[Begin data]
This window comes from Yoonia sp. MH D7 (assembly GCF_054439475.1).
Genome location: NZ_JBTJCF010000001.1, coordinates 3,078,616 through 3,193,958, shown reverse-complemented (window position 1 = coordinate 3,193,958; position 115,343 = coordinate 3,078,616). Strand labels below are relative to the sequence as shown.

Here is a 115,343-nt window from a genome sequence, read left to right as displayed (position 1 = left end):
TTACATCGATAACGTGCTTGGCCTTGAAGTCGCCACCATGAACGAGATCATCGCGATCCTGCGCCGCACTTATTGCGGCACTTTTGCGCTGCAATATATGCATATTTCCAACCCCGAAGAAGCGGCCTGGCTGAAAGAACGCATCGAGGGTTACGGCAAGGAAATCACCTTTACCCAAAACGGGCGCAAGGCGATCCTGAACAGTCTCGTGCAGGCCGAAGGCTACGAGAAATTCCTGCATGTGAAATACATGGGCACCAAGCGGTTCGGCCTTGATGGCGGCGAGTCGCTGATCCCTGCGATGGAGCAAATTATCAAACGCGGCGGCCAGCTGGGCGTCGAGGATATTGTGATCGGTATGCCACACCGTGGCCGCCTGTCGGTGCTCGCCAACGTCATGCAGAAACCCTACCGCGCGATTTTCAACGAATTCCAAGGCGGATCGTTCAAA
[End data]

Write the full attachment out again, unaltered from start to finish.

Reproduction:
This window comes from Yoonia sp. MH D7 (assembly GCF_054439475.1).
Genome location: NZ_JBTJCF010000001.1, coordinates 3,078,616 through 3,193,958, shown reverse-complemented (window position 1 = coordinate 3,193,958; position 115,343 = coordinate 3,078,616). Strand labels below are relative to the sequence as shown.

Here is a 115,343-nt window from a genome sequence, read left to right as displayed (position 1 = left end):
TTACATCGATAACGTGCTTGGCCTTGAAGTCGCCACCATGAACGAGATCATCGCGATCCTGCGCCGCACTTATTGCGGCACTTTTGCGCTGCAATATATGCATATTTCCAACCCCGAAGAAGCGGCCTGGCTGAAAGAACGCATCGAGGGTTACGGCAAGGAAATCACCTTTACCCAAAACGGGCGCAAGGCGATCCTGAACAGTCTCGTGCAGGCCGAAGGCTACGAGAAATTCCTGCATGTGAAATACATGGGCACCAAGCGGTTCGGCCTTGATGGCGGCGAGTCGCTGATCCCTGCGATGGAGCAAATTATCAAACGCGGCGGCCAGCTGGGCGTCGAGGATATTGTGATCGGTATGCCACACCGTGGCCGCCTGTCGGTGCTCGCCAACGTCATGCAGAAACCCTACCGCGCGATTTTCAACGAATTCCAAGGCGGATCGTTCAAA